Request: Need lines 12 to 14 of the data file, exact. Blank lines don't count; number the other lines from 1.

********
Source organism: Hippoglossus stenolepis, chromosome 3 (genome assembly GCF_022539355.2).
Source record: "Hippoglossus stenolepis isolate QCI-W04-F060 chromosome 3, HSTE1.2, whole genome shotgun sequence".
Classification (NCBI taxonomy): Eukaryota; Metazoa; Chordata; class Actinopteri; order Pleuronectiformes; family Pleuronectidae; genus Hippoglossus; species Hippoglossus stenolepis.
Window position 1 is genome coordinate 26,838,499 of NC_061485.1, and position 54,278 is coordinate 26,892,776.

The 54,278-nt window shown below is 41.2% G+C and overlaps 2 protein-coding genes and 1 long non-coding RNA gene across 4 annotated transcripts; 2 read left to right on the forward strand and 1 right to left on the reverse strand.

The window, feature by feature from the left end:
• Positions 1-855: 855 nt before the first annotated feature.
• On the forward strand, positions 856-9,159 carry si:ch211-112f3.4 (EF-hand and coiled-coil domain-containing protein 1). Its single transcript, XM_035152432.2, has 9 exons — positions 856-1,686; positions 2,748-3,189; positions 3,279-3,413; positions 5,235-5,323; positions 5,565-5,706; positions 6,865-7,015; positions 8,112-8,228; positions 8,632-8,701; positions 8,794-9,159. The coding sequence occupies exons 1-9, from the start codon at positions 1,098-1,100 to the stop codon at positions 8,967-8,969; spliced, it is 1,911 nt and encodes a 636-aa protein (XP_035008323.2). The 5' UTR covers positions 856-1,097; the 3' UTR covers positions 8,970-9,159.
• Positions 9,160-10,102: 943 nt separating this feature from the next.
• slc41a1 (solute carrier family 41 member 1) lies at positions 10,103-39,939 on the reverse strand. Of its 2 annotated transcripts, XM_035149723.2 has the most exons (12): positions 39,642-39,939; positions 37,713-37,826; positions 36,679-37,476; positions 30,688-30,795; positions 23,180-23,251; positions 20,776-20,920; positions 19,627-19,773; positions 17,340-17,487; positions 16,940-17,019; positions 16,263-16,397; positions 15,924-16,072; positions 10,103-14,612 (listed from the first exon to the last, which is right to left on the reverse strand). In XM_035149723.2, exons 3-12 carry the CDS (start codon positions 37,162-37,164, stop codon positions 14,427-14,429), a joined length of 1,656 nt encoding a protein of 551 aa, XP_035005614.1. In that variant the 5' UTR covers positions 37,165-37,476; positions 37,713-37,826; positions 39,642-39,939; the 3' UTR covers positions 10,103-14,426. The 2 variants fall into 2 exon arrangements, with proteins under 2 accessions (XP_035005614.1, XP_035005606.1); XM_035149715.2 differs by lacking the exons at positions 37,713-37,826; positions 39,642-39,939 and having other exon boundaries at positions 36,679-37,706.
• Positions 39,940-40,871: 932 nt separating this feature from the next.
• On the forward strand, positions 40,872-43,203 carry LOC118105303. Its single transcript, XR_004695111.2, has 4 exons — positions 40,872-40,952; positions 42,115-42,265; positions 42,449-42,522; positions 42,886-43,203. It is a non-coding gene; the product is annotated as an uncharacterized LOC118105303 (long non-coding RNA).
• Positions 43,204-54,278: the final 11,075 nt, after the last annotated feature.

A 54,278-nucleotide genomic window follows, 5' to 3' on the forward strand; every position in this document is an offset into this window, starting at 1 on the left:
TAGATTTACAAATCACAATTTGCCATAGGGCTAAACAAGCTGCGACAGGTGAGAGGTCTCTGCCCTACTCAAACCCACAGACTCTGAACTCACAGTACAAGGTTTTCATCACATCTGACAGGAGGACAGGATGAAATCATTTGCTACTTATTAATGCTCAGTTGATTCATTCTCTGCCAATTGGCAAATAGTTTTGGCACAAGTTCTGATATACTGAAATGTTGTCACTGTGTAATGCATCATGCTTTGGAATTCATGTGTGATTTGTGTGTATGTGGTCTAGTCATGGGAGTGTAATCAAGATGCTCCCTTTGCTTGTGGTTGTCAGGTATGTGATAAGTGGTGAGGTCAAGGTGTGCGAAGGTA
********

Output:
• On the forward strand, positions 40,872-43,203 carry LOC118105303. Its single transcript, XR_004695111.2, has 4 exons — positions 40,872-40,952; positions 42,115-42,265; positions 42,449-42,522; positions 42,886-43,203. It is a non-coding gene; the product is annotated as an uncharacterized LOC118105303 (long non-coding RNA).
• Positions 43,204-54,278: the final 11,075 nt, after the last annotated feature.

A 54,278-nucleotide genomic window follows, 5' to 3' on the forward strand; every position in this document is an offset into this window, starting at 1 on the left: